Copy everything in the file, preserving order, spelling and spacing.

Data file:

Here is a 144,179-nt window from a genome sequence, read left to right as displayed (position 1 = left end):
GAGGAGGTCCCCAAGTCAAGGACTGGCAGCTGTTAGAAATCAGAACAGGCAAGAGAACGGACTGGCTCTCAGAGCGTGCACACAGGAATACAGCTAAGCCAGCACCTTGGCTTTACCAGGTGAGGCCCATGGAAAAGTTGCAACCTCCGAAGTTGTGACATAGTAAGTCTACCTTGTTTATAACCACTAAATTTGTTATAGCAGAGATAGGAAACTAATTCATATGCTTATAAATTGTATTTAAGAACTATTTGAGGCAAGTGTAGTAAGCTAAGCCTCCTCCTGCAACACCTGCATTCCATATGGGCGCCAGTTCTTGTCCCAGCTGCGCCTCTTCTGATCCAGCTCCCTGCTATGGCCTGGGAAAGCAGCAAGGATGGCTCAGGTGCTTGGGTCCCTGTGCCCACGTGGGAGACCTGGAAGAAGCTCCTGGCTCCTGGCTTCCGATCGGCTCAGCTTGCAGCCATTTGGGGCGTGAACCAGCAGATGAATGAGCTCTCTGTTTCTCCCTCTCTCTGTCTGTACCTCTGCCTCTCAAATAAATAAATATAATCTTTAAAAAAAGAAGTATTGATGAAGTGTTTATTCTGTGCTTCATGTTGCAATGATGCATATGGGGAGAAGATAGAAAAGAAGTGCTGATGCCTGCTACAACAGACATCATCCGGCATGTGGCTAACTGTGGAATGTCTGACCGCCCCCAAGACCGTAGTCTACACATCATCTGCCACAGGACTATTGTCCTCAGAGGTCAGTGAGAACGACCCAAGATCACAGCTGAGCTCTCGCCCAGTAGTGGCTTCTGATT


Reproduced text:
Here is a 144,179-nt window from a genome sequence, read left to right as displayed (position 1 = left end):
GAGGAGGTCCCCAAGTCAAGGACTGGCAGCTGTTAGAAATCAGAACAGGCAAGAGAACGGACTGGCTCTCAGAGCGTGCACACAGGAATACAGCTAAGCCAGCACCTTGGCTTTACCAGGTGAGGCCCATGGAAAAGTTGCAACCTCCGAAGTTGTGACATAGTAAGTCTACCTTGTTTATAACCACTAAATTTGTTATAGCAGAGATAGGAAACTAATTCATATGCTTATAAATTGTATTTAAGAACTATTTGAGGCAAGTGTAGTAAGCTAAGCCTCCTCCTGCAACACCTGCATTCCATATGGGCGCCAGTTCTTGTCCCAGCTGCGCCTCTTCTGATCCAGCTCCCTGCTATGGCCTGGGAAAGCAGCAAGGATGGCTCAGGTGCTTGGGTCCCTGTGCCCACGTGGGAGACCTGGAAGAAGCTCCTGGCTCCTGGCTTCCGATCGGCTCAGCTTGCAGCCATTTGGGGCGTGAACCAGCAGATGAATGAGCTCTCTGTTTCTCCCTCTCTCTGTCTGTACCTCTGCCTCTCAAATAAATAAATATAATCTTTAAAAAAAGAAGTATTGATGAAGTGTTTATTCTGTGCTTCATGTTGCAATGATGCATATGGGGAGAAGATAGAAAAGAAGTGCTGATGCCTGCTACAACAGACATCATCCGGCATGTGGCTAACTGTGGAATGTCTGACCGCCCCCAAGACCGTAGTCTACACATCATCTGCCACAGGACTATTGTCCTCAGAGGTCAGTGAGAACGACCCAAGATCACAGCTGAGCTCTCGCCCAGTAGTGGCTTCTGATT